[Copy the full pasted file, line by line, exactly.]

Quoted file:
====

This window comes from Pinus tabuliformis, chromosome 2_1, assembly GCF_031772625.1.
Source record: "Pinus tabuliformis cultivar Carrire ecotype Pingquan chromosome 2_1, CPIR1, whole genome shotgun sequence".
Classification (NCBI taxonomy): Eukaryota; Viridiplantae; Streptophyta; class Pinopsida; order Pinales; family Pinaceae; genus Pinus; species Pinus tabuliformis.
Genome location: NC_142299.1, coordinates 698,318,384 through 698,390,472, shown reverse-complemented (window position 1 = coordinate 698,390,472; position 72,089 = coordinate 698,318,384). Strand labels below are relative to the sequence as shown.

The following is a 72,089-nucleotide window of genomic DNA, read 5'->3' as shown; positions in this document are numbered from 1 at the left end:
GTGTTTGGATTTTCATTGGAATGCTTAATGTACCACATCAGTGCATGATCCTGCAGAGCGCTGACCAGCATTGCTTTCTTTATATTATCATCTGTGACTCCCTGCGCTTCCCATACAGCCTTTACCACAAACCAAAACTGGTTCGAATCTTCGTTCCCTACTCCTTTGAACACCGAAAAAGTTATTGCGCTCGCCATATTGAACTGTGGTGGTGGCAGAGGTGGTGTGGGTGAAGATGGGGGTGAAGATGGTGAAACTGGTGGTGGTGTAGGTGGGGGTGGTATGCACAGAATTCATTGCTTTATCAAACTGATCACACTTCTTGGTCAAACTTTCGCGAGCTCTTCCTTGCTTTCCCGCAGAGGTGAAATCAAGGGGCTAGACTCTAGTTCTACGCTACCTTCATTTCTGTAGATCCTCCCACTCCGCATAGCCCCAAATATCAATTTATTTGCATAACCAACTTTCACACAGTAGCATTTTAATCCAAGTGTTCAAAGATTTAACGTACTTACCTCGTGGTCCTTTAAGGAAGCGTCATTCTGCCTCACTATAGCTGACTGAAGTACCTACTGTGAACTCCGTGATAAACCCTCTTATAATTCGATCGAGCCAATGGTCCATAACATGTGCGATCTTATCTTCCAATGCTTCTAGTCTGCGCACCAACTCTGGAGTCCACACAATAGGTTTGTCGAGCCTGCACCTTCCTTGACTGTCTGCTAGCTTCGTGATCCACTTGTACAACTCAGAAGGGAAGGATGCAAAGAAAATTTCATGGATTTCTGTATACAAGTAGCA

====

This window comes from Pinus tabuliformis, chromosome 2_1, assembly GCF_031772625.1.
Source record: "Pinus tabuliformis cultivar Carrire ecotype Pingquan chromosome 2_1, CPIR1, whole genome shotgun sequence".
Classification (NCBI taxonomy): Eukaryota; Viridiplantae; Streptophyta; class Pinopsida; order Pinales; family Pinaceae; genus Pinus; species Pinus tabuliformis.
Genome location: NC_142299.1, coordinates 698,318,384 through 698,390,472, shown reverse-complemented (window position 1 = coordinate 698,390,472; position 72,089 = coordinate 698,318,384). Strand labels below are relative to the sequence as shown.

The following is a 72,089-nucleotide window of genomic DNA, read 5'->3' as shown; positions in this document are numbered from 1 at the left end:
GTGTTTGGATTTTCATTGGAATGCTTAATGTACCACATCAGTGCATGATCCTGCAGAGCGCTGACCAGCATTGCTTTCTTTATATTATCATCTGTGACTCCCTGCGCTTCCCATACAGCCTTTACCACAAACCAAAACTGGTTCGAATCTTCGTTCCCTACTCCTTTGAACACCGAAAAAGTTATTGCGCTCGCCATATTGAACTGTGGTGGTGGCAGAGGTGGTGTGGGTGAAGATGGGGGTGAAGATGGTGAAACTGGTGGTGGTGTAGGTGGGGGTGGTATGCACAGAATTCATTGCTTTATCAAACTGATCACACTTCTTGGTCAAACTTTCGCGAGCTCTTCCTTGCTTTCCCGCAGAGGTGAAATCAAGGGGCTAGACTCTAGTTCTACGCTACCTTCATTTCTGTAGATCCTCCCACTCCGCATAGCCCCAAATATCAATTTATTTGCATAACCAACTTTCACACAGTAGCATTTTAATCCAAGTGTTCAAAGATTTAACGTACTTACCTCGTGGTCCTTTAAGGAAGCGTCATTCTGCCTCACTATAGCTGACTGAAGTACCTACTGTGAACTCCGTGATAAACCCTCTTATAATTCGATCGAGCCAATGGTCCATAACATGTGCGATCTTATCTTCCAATGCTTCTAGTCTGCGCACCAACTCTGGAGTCCACACAATAGGTTTGTCGAGCCTGCACCTTCCTTGACTGTCTGCTAGCTTCGTGATCCACTTGTACAACTCAGAAGGGAAGGATGCAAAGAAAATTTCATGGATTTCTGTATACAAGTAGCA